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    This research is supported under Award 94-IJ-CX-0058 from the National Institute of Justice, Office of Justice Programs, U.S. Department of Justice. Points of view in this document are those of the authors and do not necessarily represent the official position of the U.S. Department of Justice. We thank Mac Klein, Bob Bursik, and the anonymous reviewers from Criminology for their constructive comments on earlier drafts of this article.

  • Dana Peterson is a Criminal Justice Doctoral Student at the University of Nebraska at Omaha. Her current research interests include youth violence, gangs, families and delinquency, and sex and gender issues in crime. She has co-authored articles on these topics in Juvenile and Family Court Journal and Criminal Justice Review, and chapters in The Eurogang Paradox: Street Gangs and Youth Groups in the U.S. and Europe and NIJ Report—Responding to Gangs: Evaluation and Research (forthcoming).

  • Jody Miller is Assistant Professor of Criminology and Criminal Justice at the University of Missouri-St. Louis. She is currently completing a study of the commercial sex industry in Sri Lanka funded by a Fulbright Senior Scholar Award. She is a member of the National Consortium on Violence Research, through which she is currently researching (with Norman White) violence against urban African-American adolescent girls. She has published research on women's involvement in street crime in Criminology, The Journal of Research in Crime and Delinquency, and Social Problems and a book on young women and gangs, One of the Guys: Girls, Gangs, and Gender, published by Oxford University Press.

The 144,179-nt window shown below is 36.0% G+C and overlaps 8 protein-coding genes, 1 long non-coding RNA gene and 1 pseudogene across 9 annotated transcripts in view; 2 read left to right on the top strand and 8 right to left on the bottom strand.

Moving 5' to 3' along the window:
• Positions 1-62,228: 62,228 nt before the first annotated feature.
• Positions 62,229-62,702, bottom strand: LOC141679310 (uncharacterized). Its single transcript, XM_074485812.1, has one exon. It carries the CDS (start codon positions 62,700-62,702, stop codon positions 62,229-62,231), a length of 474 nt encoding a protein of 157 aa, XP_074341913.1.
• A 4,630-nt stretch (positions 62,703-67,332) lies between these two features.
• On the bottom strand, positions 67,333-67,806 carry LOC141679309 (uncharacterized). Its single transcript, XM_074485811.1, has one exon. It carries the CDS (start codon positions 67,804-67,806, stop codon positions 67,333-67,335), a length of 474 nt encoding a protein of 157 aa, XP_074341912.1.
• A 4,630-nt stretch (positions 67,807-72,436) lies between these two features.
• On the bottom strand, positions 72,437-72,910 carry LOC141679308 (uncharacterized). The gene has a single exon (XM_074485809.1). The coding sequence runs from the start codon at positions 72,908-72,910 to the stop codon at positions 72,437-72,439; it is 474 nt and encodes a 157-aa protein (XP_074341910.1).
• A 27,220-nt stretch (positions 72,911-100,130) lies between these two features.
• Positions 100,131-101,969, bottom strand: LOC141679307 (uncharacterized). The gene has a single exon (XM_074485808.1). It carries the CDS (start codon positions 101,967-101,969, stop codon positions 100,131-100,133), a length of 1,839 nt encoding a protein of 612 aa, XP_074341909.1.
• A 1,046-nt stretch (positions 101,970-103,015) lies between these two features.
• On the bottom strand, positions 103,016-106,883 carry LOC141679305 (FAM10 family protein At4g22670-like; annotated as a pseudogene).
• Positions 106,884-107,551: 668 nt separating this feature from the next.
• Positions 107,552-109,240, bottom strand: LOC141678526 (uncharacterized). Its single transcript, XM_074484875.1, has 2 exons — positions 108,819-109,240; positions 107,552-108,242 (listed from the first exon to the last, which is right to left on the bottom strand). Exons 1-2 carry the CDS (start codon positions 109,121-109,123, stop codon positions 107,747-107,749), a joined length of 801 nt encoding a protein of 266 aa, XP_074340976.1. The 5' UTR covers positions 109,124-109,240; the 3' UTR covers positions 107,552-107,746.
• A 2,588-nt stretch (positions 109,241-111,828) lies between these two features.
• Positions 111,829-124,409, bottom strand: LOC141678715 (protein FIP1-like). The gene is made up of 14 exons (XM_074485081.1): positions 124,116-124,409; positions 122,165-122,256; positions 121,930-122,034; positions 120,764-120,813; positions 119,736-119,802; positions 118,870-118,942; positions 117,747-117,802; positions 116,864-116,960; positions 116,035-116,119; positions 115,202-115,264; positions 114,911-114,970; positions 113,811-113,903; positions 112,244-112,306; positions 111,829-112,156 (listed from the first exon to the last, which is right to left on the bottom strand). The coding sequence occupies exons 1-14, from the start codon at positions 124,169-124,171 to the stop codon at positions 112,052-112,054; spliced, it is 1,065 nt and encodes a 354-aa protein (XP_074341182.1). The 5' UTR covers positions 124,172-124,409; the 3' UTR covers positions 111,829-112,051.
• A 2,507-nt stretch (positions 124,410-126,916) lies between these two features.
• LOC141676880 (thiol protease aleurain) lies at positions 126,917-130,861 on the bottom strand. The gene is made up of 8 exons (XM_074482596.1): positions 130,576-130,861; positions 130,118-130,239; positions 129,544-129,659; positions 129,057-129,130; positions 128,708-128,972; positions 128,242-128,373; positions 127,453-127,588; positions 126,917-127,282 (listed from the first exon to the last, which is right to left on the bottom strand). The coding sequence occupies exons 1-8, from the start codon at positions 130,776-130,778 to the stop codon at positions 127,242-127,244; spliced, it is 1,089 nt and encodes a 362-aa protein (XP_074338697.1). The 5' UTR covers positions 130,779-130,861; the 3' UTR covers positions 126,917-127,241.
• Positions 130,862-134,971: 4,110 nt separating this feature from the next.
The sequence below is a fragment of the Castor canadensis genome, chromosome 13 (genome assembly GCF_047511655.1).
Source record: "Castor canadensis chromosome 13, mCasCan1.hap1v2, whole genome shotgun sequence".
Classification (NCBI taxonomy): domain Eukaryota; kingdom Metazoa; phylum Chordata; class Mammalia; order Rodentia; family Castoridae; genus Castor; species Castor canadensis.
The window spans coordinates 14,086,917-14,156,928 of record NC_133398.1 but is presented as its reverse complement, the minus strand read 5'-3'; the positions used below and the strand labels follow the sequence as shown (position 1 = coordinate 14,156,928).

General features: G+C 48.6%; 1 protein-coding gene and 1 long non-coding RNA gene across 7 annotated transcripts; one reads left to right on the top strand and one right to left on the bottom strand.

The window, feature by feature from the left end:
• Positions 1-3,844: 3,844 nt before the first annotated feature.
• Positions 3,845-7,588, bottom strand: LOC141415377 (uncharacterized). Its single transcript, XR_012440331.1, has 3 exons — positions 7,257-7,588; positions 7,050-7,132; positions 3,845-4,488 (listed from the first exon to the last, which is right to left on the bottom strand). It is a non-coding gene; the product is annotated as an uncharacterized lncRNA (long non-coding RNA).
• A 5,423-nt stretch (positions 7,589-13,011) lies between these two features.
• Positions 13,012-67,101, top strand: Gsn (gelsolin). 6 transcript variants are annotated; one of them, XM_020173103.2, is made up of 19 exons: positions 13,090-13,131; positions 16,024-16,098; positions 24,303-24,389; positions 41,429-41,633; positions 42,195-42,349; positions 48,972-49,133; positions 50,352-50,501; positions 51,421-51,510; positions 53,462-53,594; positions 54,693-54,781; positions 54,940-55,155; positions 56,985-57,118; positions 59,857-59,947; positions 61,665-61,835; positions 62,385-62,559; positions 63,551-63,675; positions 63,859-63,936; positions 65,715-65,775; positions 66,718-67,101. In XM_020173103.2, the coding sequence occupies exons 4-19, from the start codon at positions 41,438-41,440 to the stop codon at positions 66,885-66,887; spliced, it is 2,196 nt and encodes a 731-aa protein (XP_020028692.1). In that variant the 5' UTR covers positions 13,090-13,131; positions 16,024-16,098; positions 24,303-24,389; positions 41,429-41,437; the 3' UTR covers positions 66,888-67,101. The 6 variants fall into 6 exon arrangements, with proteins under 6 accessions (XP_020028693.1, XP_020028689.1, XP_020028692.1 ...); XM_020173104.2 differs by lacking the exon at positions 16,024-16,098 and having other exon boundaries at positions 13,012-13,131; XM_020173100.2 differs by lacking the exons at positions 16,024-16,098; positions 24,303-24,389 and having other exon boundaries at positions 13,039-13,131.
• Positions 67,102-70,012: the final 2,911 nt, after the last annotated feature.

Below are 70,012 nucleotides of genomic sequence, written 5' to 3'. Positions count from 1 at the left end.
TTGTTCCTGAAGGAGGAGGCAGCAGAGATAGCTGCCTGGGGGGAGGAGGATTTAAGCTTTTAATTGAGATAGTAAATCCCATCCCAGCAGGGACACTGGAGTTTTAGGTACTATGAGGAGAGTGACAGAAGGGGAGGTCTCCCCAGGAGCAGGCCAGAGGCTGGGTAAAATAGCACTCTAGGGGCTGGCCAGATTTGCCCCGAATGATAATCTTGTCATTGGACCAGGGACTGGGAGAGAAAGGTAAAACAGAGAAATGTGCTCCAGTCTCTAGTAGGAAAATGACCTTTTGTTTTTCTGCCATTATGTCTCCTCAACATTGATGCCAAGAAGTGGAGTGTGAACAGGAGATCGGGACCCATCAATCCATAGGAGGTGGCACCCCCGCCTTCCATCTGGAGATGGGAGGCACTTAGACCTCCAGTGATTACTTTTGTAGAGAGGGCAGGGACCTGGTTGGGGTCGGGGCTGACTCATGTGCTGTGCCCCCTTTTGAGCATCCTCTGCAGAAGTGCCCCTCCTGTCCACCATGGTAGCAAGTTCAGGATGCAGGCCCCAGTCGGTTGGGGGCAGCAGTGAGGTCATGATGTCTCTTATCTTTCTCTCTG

• Finn-Aage Esbsensen is a Professor in the Department of Criminal Justice at the University of Nebraska at Omaha. He is currently the Principal Investigator of the NIJ-funded National Evaluation of the Gang Resistance Education and Training (G.R.E.A.T.) Program and is serving as Editor of Justice Quarterly. His publications include a textbook, Criminology: Explaining Crime and Its Context, 4th edition (with Stephen E. Brown and Gilbert Geis), and recent Journal articles that have appeared in Criminology, Justice Quarterly, Crime and Delinquency, Evaluation Review, Youth and Society, The Journal of Research in Crime and Delinquency, and Quantitative Criminology.


Sociology of organizations scholars have long recognized sex and gender as key features shaping interactional dynamics within groups, and several recent qualitative studies suggest that sex composition of gangs helps shape the gang experience for both boys and girls. Quantitatively, we add to this scant literature by testing competing hypotheses from the theories of Kanter, Blau, and Blalock, and examining whether youth gangs' sex composition influences members' characterizations of their gangs and their individual participation in delinquency. Our findings suggest that sex composition, independent of sex itself, is important in shaping the norms and activities of gangs and their members.